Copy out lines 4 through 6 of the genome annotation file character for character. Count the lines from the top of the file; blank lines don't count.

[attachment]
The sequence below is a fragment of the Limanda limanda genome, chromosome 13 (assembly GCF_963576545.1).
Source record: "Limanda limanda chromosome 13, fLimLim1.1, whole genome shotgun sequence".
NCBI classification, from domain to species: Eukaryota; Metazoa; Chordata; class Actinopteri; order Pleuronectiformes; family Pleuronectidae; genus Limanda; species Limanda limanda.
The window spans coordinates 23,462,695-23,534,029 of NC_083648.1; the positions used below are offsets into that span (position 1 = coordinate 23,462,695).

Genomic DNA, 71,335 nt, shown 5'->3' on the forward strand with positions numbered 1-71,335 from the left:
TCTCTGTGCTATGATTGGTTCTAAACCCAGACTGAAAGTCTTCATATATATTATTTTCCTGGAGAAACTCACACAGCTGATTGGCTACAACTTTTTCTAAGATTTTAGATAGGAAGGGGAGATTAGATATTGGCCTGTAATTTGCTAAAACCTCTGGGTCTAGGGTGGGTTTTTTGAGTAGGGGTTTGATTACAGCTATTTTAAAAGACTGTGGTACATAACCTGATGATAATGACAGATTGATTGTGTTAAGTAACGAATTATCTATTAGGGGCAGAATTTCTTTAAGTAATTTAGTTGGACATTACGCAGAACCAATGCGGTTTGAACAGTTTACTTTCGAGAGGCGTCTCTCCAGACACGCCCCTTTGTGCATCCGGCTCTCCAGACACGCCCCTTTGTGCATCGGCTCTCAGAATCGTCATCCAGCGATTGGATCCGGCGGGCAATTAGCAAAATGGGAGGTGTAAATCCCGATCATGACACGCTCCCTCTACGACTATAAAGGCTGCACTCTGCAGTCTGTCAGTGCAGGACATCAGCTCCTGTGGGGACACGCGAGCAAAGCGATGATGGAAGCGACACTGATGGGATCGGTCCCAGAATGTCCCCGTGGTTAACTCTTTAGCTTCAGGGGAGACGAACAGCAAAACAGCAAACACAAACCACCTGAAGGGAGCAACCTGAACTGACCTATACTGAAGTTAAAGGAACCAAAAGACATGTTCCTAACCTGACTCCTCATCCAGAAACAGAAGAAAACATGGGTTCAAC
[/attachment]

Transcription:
The window spans coordinates 23,462,695-23,534,029 of NC_083648.1; the positions used below are offsets into that span (position 1 = coordinate 23,462,695).

Genomic DNA, 71,335 nt, shown 5'->3' on the forward strand with positions numbered 1-71,335 from the left:
TCTCTGTGCTATGATTGGTTCTAAACCCAGACTGAAAGTCTTCATATATATTATTTTCCTGGAGAAACTCACACAGCTGATTGGCTACAACTTTTTCTAAGATTTTAGATAGGAAGGGGAGATTAGATATTGGCCTGTAATTTGCTAAAACCTCTGGGTCTAGGGTGGGTTTTTTGAGTAGGGGTTTGATTACAGCTATTTTAAAAGACTGTGGTACATAACCTGATGATAATGACAGATTGATTGTGTTAAGTAACGAATTATCTATTAGGGGCAGAATTTCTTTAAGTAATTTAGTTGGACATTACGCAGAACCAATGCGGTTTGAACAGTTTACTTTCGAGAGGCGTCTCTCCAGACACGCCCCTTTGTGCATCCGGCTCTCCAGACACGCCCCTTTGTGCATCGGCTCTCAGAATCGTCATCCAGCGATTGGATCCGGCGGGCAATTAGCAAAATGGGAGGTGTAAATCCCGATCATGACACGCTCCCTCTACGACTATAAAGGCTGCACTCTGCAGTCTGTCAGTGCAGGACATCAGCTCCTGTGGGGACACGCGAGCAAAGCGATGATGGAAGCGACACTGATGGGATCGGTCCCAGAATGTCCCCGTGGTTAACTCTTTAGCTTCAGGGGAGACGAACAGCAAAACAGCAAACACAAACCACCTGAAGGGAGCAACCTGAACTGACCTATACTGAAGTTAAAGGAACCAAAAGACATGTTCCTAACCTGACTCCTCATCCAGAAACAGAAGAAAACATGGGTTCAAC